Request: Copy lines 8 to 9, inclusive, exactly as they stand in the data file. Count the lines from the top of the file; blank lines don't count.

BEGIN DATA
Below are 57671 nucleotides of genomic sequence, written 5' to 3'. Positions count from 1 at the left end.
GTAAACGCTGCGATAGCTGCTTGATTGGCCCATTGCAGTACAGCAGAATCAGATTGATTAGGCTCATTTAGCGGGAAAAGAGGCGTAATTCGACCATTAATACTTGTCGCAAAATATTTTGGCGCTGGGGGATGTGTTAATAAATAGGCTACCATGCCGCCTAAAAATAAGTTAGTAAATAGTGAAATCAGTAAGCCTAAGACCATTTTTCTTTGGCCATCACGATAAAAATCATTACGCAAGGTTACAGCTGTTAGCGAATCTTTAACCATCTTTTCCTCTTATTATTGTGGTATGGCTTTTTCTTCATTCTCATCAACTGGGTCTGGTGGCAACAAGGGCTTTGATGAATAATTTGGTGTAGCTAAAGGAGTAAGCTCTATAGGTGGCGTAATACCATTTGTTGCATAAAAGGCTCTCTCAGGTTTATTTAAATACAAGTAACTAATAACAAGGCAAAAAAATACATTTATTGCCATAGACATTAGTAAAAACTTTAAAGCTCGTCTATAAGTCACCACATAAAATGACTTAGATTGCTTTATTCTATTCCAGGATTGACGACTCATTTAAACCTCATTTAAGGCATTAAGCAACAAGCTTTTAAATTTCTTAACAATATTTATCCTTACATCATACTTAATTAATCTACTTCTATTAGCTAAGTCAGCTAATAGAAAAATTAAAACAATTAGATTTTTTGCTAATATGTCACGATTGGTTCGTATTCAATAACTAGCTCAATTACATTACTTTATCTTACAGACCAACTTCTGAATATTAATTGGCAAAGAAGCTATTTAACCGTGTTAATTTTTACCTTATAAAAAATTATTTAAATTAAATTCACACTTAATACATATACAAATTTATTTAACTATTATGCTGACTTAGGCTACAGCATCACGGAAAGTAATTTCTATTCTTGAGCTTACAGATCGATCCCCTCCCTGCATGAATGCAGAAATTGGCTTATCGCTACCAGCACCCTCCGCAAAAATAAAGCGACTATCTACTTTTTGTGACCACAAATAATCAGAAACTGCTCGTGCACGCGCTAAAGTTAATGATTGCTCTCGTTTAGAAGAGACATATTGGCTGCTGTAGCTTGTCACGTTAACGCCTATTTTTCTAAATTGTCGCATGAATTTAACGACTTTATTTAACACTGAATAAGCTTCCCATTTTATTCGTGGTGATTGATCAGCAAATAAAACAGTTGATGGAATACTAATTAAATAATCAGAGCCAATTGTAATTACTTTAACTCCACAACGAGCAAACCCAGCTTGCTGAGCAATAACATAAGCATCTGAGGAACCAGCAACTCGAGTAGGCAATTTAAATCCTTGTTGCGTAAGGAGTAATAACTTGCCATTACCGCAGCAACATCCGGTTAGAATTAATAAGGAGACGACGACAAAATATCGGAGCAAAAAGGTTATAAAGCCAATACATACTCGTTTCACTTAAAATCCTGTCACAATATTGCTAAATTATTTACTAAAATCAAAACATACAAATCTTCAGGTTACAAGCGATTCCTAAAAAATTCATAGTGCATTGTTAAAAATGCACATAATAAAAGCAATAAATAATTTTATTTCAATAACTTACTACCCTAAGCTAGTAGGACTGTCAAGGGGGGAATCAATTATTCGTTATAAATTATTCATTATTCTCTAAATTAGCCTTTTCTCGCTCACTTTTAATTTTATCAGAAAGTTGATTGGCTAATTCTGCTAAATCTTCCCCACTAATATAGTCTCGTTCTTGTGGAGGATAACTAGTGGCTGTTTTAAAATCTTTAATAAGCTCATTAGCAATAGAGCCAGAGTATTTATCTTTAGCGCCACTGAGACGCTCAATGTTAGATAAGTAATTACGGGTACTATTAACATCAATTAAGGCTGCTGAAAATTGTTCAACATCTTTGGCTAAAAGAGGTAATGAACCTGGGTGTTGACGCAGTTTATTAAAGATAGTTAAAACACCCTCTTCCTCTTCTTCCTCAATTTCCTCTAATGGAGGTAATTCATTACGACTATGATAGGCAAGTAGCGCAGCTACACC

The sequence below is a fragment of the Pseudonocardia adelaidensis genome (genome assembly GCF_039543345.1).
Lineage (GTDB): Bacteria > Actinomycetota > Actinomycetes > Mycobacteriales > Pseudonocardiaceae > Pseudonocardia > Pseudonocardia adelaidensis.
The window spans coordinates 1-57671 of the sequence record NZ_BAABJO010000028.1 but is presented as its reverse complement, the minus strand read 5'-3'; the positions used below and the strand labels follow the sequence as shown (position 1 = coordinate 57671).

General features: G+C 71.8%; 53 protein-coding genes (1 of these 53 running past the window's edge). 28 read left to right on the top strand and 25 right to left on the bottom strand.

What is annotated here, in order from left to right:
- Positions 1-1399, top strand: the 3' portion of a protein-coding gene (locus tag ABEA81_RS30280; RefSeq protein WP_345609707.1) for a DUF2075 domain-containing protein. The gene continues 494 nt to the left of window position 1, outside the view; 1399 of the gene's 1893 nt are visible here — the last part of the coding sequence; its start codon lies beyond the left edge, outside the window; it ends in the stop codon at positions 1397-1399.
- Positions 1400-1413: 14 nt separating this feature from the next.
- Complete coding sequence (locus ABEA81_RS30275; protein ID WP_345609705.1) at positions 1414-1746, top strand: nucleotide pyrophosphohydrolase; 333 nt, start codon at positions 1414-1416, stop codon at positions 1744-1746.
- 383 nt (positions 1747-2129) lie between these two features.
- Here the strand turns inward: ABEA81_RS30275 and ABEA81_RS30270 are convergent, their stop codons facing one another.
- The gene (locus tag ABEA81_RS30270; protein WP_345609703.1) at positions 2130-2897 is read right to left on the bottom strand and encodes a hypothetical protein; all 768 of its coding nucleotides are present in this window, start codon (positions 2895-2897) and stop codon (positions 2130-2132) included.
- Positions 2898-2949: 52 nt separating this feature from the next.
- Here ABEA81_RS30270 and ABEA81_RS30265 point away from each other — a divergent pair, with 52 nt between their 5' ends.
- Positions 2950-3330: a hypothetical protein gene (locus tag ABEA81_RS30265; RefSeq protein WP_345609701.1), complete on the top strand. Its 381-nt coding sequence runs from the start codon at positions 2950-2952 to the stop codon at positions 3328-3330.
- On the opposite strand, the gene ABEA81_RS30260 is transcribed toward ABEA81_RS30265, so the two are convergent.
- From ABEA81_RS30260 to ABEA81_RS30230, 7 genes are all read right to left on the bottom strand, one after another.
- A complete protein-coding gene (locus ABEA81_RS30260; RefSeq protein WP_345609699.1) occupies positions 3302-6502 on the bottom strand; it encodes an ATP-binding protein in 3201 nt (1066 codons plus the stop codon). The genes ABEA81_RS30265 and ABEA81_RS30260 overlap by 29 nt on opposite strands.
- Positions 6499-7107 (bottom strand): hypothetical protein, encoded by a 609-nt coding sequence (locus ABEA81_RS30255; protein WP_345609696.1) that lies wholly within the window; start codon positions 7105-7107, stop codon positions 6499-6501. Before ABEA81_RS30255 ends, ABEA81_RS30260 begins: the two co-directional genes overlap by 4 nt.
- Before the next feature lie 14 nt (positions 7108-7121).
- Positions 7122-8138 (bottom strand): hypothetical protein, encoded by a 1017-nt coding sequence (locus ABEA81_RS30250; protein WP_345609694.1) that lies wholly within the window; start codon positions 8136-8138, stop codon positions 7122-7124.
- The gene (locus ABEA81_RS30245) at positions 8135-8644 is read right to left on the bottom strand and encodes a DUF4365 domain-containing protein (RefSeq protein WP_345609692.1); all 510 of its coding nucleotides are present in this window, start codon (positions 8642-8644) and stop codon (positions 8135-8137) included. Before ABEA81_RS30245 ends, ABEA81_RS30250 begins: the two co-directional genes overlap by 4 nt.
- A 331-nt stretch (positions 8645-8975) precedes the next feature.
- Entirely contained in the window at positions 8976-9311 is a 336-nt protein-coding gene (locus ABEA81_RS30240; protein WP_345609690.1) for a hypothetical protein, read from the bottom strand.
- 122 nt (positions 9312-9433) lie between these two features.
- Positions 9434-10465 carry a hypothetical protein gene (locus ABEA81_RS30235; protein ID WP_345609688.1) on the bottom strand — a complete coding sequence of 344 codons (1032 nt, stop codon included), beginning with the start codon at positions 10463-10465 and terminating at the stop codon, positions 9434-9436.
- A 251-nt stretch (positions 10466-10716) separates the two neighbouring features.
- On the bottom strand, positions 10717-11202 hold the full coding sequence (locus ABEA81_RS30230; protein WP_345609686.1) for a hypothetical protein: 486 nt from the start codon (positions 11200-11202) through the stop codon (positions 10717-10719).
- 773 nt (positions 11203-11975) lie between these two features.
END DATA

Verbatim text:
- Positions 1-1399, top strand: the 3' portion of a protein-coding gene (locus tag ABEA81_RS30280; RefSeq protein WP_345609707.1) for a DUF2075 domain-containing protein. The gene continues 494 nt to the left of window position 1, outside the view; 1399 of the gene's 1893 nt are visible here — the last part of the coding sequence; its start codon lies beyond the left edge, outside the window; it ends in the stop codon at positions 1397-1399.
- Positions 1400-1413: 14 nt separating this feature from the next.